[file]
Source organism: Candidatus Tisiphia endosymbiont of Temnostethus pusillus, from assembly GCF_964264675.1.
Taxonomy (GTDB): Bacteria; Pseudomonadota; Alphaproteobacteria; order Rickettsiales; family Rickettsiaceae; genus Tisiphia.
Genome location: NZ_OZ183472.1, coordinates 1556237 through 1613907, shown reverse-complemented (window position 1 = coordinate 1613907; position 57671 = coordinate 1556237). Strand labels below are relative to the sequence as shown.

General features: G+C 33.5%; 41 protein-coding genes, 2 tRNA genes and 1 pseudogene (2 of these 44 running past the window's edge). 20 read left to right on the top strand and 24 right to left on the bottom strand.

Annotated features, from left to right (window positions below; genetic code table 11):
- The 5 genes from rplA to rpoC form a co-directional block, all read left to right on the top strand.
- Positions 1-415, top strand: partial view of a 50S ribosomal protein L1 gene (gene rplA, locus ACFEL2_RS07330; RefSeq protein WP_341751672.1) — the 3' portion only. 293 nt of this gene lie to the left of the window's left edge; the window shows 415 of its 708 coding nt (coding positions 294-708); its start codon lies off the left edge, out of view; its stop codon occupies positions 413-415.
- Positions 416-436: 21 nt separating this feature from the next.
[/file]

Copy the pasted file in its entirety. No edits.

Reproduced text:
Source organism: Candidatus Tisiphia endosymbiont of Temnostethus pusillus, from assembly GCF_964264675.1.
Taxonomy (GTDB): Bacteria; Pseudomonadota; Alphaproteobacteria; order Rickettsiales; family Rickettsiaceae; genus Tisiphia.
Genome location: NZ_OZ183472.1, coordinates 1556237 through 1613907, shown reverse-complemented (window position 1 = coordinate 1613907; position 57671 = coordinate 1556237). Strand labels below are relative to the sequence as shown.

General features: G+C 33.5%; 41 protein-coding genes, 2 tRNA genes and 1 pseudogene (2 of these 44 running past the window's edge). 20 read left to right on the top strand and 24 right to left on the bottom strand.

Annotated features, from left to right (window positions below; genetic code table 11):
- The 5 genes from rplA to rpoC form a co-directional block, all read left to right on the top strand.
- Positions 1-415, top strand: partial view of a 50S ribosomal protein L1 gene (gene rplA, locus ACFEL2_RS07330; RefSeq protein WP_341751672.1) — the 3' portion only. 293 nt of this gene lie to the left of the window's left edge; the window shows 415 of its 708 coding nt (coding positions 294-708); its start codon lies off the left edge, out of view; its stop codon occupies positions 413-415.
- Positions 416-436: 21 nt separating this feature from the next.